What Blade Runner Teaches Us About Great Filmmaking and Believable World Building #cyberpunk
There are certain sci-fi films that never seem to age. This is a significant feat in a genre where our projections of the future are constantly changing and real-world technology is always catching up. 2001: A Space Odyssey is probably the most impressive, almost uncanny example of this. And so is Blade Runner.
In this excellent 20 minute mini-doc on the making of Blade Runner, Cinema Tyler looks at the background and influences of the film, the construction of its very believable world, and what one can learn about great filmmaking in general from studying it.
There is so much great stuff in here, like concept artist, Syd Mead, talking about the visual concept of “accumulation,” building layers, repairs, upgrades, add-ons, weather and abuse into objects to give them a history and a greater believability.
Blade Runner is also a classic example of going overboard (in a good way) with props, signage, and massive amounts of other details that may never even be seen on screen. It is this obsession with detail that helps create a world where we can almost feel what we can’t see, thus rendering a world we can believe in. A world that was believable in 1982 and is still seducing our imaginations almost four decades later.
Eink, E-paper, Think Ink – Collin shares six segments pondering the unusual low-power display technology that somehow still seems a bit sci-fi – http://adafruit.com/thinkink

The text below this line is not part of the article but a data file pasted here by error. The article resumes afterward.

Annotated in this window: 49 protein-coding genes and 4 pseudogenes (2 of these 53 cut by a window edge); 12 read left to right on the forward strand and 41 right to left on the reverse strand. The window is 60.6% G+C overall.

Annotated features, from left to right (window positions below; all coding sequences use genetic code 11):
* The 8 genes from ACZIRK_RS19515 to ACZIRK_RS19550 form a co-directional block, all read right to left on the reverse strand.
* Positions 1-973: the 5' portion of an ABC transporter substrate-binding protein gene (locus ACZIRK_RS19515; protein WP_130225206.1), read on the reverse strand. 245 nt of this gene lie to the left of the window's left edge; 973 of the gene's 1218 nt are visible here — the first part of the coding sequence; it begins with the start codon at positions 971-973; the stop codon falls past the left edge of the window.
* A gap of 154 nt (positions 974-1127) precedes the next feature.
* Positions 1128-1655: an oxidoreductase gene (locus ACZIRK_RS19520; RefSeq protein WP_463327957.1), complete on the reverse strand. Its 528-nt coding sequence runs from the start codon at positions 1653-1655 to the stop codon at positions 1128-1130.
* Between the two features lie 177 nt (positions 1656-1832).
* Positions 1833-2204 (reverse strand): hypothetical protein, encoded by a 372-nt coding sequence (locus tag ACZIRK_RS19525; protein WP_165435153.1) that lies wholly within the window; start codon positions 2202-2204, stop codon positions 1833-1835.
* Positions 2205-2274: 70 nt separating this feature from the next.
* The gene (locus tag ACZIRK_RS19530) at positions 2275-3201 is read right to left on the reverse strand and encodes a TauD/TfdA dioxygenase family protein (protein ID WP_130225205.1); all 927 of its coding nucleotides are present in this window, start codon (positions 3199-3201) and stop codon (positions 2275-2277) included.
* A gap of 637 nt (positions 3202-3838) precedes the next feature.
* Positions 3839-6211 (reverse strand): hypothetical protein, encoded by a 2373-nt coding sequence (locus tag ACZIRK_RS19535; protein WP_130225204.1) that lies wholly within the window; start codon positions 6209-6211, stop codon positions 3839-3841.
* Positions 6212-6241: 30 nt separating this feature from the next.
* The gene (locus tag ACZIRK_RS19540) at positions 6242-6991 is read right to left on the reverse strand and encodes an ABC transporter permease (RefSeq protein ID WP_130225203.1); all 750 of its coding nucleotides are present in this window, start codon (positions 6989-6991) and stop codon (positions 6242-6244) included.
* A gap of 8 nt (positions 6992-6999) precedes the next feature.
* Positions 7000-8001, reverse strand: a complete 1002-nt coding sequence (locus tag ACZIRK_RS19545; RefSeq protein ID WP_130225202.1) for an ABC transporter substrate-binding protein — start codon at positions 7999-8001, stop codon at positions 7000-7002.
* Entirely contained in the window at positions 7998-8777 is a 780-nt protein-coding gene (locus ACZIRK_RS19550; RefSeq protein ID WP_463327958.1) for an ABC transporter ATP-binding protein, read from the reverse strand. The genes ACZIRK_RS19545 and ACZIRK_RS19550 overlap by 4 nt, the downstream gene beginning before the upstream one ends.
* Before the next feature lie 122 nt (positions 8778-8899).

Stop breadboarding and soldering – start making immediately! Adafruit’s Circuit Playground is jam-packed with LEDs, sensors, buttons, alligator clip pads and more. Build projects with Circuit Playground in a few minutes with the drag-and-drop MakeCode programming site, learn computer science using the CS Discoveries class on code.org, jump into CircuitPython to learn Python and hardware together, TinyGO, or even use the Arduino IDE. Circuit Playground Express is the newest and best Circuit Playground board, with support for CircuitPython, MakeCode, and Arduino. It has a powerful processor, 10 NeoPixels, mini speaker, InfraRed receive and transmit, two buttons, a switch, 14 alligator clip pads, and lots of sensors: capacitive touch, IR proximity, temperature, light, motion and sound. A whole wide world of electronics and coding is waiting for you, and it fits in the palm of your hand.